2014: Journal of Rehabilitation Research and Development
Faik Ilik, Mustafa Kemal Ilik, Ilker Cöven
Chronic post-hypoxic myoclonus, also known as Lance-Adams syndrome (LAS) is a neurological complication characterized by uncontrolled myoclonic jerks following cardiac arrest. In this article, clinical manifestation and symptomatic treatment options are discussed especially concerning the rationale of use of levatiracetam in patients with Lance-Adams syndrome. Clinical presentation is action myoclonus associated with cerebellar ataxia, postural imbalance, and very mild intellectual deficit. An 18-year-old female patient was admitted to our intensive care unit in a coma...
2014: Iranian Journal of Child Neurology
Jennifer Accardo, Domenico De Lisi, Paola Lazzerini, Alberto Primavera
In anoxic coma, myoclonic status epilepticus and other nonreactive epileptiform patterns are considered as signs of poor prognosis. We report the case of a good recovery in a prolonged comatose myoclonic status epilepticus (MSE) after a cardiac arrest (CA) treated with mild therapeutic hypothermia (TH) in a patient who had undergone a bone marrow transplantation for Hodgkin's lymphoma. This case emphasizes the opportunity of performing an electroencephalogram (EEG) in the acute period after an hypoxic-ischemic insult and underlines the diagnostic difficulties between MSE and Lance-Adams syndrome, which classically occurs after the patient has regained consciousness, but can also begin while the patient is still comatose or sedated...
2013: Case Reports in Neurological Medicine
Tjerk Lagrand, Ania Winogrodzka
A 66-year-old man had a history of an anterior myocardial infarction followed by a successful cardiopulmonary resuscitation and a posthypoxic myoclonus, also known as Lance-Adams syndrome (LAS). Eight years ago, he was admitted to the emergency department with the same myoclonic jerks during an intercurrent respiratory infection. After treatment with clonazepam and resolution of the infection, the myoclonus promptly disappeared. This case report suggests that relapses of successfully treated LAS can occur in vulnerable patients, as it's a chronic form of myoclonus...
November 29, 2013: BMJ Case Reports
Ah-Reum Cho, Jae-Young Kwon, Joo-Yun Kim, Eun-Soo Kim, Hee-Young Kim
Myoclonic status epilepticus (MSE) within the first 24 hours after cardiopulmonary resuscitation (CPR) predicts poor prognosis, enough to discontinue the treatment. In contrast, chronic MSE appearing a few days after CPR is called Lance-Adams syndrome (LAS), which is characterized by preserved intellect and a favorable prognosis. We herein report a case of LAS, which developed after a transient hypoxic event without an overt cardiac arrest due to hematoma formation in the neck after partial glossectomy. Differential diagnosis was also challenging as LAS was developed 8 hours after the hypoxic event...
October 2013: Korean Journal of Anesthesiology
H Yamaoka, N Tomemori, K Hayama
No abstract text is available yet for this article.
September 1994: Journal of Anesthesia
Jun-Hwa Shin, Jong Moon Park, A Ram Kim, Hee Suk Shin, Eun Shin Lee, Min-Kyun Oh, Chul Ho Yoon
It is not common for a patient who survives cardiac arrest to experience significant neurologic impairment such as acute and chronic post-hypoxic myoclonus, known as Lance-Adams syndrome. This syndrome is predominantly characterized by myoclonus that starts days to weeks after cardiopulmonary resuscitation in patients who regained consciousness. Although several cases of LAS were reported, the decisive treatment method has not been established. We report a 43 year old man with Lance-Adams syndrome who showed long-term improvement through treatment with anti-myoclonic agents and participation in a rehabilitation program...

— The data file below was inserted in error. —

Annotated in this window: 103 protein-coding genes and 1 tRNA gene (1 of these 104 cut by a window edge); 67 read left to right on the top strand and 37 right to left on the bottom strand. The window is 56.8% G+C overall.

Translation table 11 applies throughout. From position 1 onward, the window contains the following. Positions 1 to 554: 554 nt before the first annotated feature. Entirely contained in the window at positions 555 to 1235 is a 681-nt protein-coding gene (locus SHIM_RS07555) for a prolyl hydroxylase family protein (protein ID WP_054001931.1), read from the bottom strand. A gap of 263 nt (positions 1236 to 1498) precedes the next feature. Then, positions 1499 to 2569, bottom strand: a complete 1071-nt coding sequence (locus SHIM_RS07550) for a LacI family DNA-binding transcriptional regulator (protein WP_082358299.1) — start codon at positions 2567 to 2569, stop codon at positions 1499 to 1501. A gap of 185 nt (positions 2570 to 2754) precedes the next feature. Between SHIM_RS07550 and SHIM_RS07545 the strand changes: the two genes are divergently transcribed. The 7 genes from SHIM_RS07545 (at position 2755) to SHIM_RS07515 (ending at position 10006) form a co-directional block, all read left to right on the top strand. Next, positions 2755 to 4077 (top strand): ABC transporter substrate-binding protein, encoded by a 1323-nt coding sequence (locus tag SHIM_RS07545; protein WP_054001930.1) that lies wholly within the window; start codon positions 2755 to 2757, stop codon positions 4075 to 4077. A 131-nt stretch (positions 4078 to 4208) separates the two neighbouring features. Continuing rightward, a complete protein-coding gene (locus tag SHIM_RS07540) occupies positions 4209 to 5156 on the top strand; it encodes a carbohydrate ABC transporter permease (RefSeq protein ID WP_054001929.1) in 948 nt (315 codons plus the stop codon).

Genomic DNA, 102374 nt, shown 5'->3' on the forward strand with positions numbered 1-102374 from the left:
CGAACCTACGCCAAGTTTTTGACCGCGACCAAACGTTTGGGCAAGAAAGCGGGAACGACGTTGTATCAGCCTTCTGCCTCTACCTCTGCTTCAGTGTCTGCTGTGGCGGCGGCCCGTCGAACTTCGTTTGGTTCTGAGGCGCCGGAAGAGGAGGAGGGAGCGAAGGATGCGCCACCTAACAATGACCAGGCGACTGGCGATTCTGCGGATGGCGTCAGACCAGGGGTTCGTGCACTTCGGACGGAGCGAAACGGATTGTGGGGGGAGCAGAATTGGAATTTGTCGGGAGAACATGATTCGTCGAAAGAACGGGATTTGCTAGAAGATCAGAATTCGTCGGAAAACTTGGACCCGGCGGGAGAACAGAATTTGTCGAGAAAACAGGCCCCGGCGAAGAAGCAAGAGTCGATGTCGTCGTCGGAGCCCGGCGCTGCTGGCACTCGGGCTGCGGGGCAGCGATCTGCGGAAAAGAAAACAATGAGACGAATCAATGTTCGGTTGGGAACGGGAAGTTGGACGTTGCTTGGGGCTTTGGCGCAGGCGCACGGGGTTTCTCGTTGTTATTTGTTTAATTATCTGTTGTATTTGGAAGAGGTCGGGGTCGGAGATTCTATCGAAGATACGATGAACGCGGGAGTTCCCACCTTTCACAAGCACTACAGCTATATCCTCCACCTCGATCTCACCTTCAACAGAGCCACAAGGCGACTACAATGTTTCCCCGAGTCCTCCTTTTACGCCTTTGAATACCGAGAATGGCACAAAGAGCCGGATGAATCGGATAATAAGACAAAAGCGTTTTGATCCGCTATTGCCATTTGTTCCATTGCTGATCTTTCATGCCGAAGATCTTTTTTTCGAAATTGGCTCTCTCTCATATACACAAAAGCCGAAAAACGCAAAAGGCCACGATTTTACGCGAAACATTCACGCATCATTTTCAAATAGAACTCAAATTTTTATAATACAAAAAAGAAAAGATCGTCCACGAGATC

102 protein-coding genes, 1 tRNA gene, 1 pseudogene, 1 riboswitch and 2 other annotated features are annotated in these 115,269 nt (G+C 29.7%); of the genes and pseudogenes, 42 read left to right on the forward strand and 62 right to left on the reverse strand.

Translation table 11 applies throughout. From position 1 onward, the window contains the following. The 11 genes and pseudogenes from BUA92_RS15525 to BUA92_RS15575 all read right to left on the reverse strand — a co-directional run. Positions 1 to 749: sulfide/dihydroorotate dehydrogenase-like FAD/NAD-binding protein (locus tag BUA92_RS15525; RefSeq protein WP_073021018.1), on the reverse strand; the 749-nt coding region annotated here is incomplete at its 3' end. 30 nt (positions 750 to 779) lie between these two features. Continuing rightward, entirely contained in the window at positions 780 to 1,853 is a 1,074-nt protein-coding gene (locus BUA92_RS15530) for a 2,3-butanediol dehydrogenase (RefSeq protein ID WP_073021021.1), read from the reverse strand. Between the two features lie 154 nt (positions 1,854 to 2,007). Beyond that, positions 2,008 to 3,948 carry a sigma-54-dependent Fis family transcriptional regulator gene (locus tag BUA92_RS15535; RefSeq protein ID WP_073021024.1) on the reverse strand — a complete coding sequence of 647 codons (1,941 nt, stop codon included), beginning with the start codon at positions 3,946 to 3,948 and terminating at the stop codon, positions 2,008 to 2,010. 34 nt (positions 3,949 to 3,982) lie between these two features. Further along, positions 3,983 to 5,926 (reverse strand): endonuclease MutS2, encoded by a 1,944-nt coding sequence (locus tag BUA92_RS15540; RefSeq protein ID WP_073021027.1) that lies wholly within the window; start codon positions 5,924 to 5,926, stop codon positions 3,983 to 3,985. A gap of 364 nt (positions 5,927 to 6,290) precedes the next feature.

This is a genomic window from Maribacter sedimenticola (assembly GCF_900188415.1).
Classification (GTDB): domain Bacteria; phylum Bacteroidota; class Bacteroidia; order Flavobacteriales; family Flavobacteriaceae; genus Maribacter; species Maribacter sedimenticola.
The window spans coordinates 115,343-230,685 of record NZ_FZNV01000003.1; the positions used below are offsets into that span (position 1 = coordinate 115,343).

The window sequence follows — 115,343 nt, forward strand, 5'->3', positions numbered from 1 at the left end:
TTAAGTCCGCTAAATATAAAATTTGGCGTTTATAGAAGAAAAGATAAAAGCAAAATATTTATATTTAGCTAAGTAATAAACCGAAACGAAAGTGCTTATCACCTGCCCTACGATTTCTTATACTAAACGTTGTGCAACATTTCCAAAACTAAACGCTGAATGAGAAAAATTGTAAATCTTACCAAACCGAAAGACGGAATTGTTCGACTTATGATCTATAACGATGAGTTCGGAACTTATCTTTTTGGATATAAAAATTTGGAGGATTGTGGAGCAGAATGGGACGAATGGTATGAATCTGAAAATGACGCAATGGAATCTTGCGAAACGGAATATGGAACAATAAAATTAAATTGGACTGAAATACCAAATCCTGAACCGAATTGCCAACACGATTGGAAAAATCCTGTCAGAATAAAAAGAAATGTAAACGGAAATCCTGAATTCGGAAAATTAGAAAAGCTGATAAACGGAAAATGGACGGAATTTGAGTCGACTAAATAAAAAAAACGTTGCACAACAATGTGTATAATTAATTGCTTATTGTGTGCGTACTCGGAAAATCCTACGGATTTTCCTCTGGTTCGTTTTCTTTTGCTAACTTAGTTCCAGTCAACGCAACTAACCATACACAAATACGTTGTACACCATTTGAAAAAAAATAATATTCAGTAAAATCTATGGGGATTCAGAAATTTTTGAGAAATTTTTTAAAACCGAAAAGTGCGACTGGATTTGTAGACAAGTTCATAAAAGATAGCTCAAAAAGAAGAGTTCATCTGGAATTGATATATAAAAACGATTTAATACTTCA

August 2012: Annals of Rehabilitation Medicine
Yi Li, Xiao-su Yang, Bo Xiao, Huan Yang, Jian-an He, Lan Xiao, Yi Shu, Xue-ying Long, Wei-hua Liao
OBJECTIVE: To explore the clinical and imaging features of anoxic-ischemic encephalopathy (AIE) patients after cardiopulmonary resuscitation. METHODS: A total of 28 qualified AIE patients during the last decade from Xiangya Hospital, Central South University were recruited and analyzed retrospectively. RESULTS: The symptoms of status epilepticus, acute posthypoxic myoclonus, Lance-Adams syndrome, subarachnoid hemorrhage and cognitive deficits were observed...
June 19, 2012: Zhonghua Yi Xue za Zhi [Chinese medical journal]
Ha Lim Lee, Ju Kang Lee
Lance-Adams syndrome (LAS) is a rare complication of successful cardiopulmonary resuscitation and is often accompanied by action myoclonus. LAS is seen in patients who have undergone a cardiorespiratory arrest, later regained consciousness, and then developed myoclonus days or weeks after the event. Less than 150 cases of LAS have been reported in the worldwide medical literature. Here, we present a 32-year-old man who suffered from myoclonus after hypoxic brain damage due to hanging himself. This case was diagnosed as Lance-Adams syndrome according to a history of hypoxic brain damage, the clinical features, and the neuroimages such as brain SPECT...
December 2011: Annals of Rehabilitation Medicine
Arvind Rajamani, Ian Seppelt, Joan Bourne
Neurological prognostication in cardiac arrest survivors is difficult, especially when the primary etiology is respiratory arrest. Prognostic factors designed to have zero false-positive rates to robustly confirm poor outcome are usually inadequate to rule out poor outcomes (i.e., high specificity and low sensitivity). One of the least understood prognosticators is generalised status myoclonus (GSM), with case reports confusing GSM, isolated myoclonic jerks and post-hypoxic intention myoclonus (Lance Adams syndrome [LAS])...
April 2011: Indian Journal of Critical Care Medicine